Nutrition Q&A

Q&A: How Many Carbs Should We Take in Each Day?

A fantastic question from Natacha Paquette and Raymond Lavictoire: how many grams of carbs should we take in per day?

The short answer is that most people should take in between 50-200g a day. Here’s why:

Carbs produce insulin and insulin is the hormone responsible for accumulating fat in the fat cell.

We all know someone that can eat whatever they want and not gain any weight – while others may sit there watching their intake of salad dressing and still gain fat.

The amount of carbohydrates your body can handle is dependent on your level of insulin resistance. It’s different for everyone.

Insulin resistance is like a telemarketer calling you during dinner. You answer a few times but after a while you decide not to answer anymore. That’s what the muscle cells do – they stop communicating. As you age communication tends to decrease making it harder to lose fat.

The lack of cell response leads to a constant cycle of high blood sugar which then leads to type II diabetes.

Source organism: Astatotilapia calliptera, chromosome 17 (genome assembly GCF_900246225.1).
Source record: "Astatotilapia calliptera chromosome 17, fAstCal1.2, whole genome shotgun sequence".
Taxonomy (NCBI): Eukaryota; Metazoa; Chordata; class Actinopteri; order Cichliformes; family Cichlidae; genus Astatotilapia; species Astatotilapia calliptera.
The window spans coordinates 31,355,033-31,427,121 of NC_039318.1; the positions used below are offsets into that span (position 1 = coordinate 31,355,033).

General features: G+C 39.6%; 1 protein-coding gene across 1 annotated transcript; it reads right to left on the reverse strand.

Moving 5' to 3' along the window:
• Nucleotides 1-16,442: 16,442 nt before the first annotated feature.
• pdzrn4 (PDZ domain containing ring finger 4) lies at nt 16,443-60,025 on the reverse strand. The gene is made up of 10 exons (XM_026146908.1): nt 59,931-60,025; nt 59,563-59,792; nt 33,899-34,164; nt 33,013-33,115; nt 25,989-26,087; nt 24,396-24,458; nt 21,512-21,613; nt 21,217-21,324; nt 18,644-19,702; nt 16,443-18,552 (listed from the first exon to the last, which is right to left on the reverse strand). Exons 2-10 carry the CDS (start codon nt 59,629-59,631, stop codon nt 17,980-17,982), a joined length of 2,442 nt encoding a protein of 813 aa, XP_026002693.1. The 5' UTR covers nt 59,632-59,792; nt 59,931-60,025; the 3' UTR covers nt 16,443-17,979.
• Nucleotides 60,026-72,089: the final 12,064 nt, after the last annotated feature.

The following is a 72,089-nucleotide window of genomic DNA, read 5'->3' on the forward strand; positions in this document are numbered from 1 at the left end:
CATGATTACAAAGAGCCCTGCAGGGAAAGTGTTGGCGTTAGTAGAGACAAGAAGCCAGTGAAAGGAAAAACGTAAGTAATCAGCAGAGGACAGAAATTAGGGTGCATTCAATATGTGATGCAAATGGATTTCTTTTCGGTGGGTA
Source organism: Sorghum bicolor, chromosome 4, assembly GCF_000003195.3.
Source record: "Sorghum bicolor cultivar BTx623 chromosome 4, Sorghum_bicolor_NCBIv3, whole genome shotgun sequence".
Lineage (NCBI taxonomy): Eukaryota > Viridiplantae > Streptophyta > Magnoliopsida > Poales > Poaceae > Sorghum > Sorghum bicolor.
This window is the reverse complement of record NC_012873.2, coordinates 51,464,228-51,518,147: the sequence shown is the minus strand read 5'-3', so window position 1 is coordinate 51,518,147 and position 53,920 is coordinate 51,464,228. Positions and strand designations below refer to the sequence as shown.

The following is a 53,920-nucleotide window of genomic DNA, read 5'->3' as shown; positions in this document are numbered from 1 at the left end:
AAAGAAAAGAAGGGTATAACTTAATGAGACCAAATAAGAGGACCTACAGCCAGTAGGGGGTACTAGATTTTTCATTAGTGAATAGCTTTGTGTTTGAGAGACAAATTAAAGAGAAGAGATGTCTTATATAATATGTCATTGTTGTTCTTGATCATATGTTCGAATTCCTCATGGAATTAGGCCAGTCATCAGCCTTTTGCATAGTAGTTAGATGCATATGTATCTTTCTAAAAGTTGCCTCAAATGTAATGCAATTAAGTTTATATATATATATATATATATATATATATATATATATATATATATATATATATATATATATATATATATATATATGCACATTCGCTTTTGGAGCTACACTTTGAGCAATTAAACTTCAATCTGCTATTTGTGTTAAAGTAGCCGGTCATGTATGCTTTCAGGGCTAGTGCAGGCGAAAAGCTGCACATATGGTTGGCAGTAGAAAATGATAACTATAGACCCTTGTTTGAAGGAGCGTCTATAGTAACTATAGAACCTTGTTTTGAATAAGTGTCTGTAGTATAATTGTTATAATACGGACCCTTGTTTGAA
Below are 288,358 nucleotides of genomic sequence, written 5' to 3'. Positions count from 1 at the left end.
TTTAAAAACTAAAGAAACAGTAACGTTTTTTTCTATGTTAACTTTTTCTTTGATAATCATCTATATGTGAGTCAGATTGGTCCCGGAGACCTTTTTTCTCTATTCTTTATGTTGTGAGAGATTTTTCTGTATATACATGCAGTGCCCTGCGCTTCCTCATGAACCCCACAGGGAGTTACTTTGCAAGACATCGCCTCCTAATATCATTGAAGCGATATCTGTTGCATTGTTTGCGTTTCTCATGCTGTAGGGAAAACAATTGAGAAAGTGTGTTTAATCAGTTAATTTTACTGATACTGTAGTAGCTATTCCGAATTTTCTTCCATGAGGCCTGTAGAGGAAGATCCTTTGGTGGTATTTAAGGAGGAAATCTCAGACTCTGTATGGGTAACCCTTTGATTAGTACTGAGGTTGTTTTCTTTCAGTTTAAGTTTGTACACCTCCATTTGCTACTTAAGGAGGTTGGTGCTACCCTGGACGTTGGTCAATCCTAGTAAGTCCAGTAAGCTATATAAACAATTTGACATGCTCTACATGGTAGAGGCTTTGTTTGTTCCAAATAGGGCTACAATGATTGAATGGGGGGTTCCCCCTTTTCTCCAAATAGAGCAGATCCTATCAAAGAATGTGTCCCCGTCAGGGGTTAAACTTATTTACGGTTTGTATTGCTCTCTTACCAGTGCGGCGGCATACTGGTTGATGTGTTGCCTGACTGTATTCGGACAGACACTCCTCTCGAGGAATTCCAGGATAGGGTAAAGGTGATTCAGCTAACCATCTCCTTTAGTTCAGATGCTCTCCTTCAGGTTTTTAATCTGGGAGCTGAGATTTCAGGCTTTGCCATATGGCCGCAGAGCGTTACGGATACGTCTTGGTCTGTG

This is due to years of consuming more carbohydrates than your body can handle. How many carbs your body can handle is mostly dependent on your genetics.

Take for example a lady I helped that had an Inuit background. Her ancestors ate almost exclusively fats and proteins until recent years. At 75g a day her weight still wouldn’t budge. Until we reduced it to 50g a day did she start losing fat. Genetically she just can’t handle very much.

A good way to find out where you stand in the range above is to experiment with your weight. Start with 100g a day. See if you start to lose weight, maintain or gain weight. Then adjust accordingly to your goal. Be sure to eat the same foods and keep your protein, fat and activity level consistent.

If you don’t want to go through the trouble, just take the ranges I gave above and estimate where you think you are. Make a mental note everyday on how many carbs you are consuming. To give you a better idea of the amount of carbs there are in certain foods, here is a helpful graphic:


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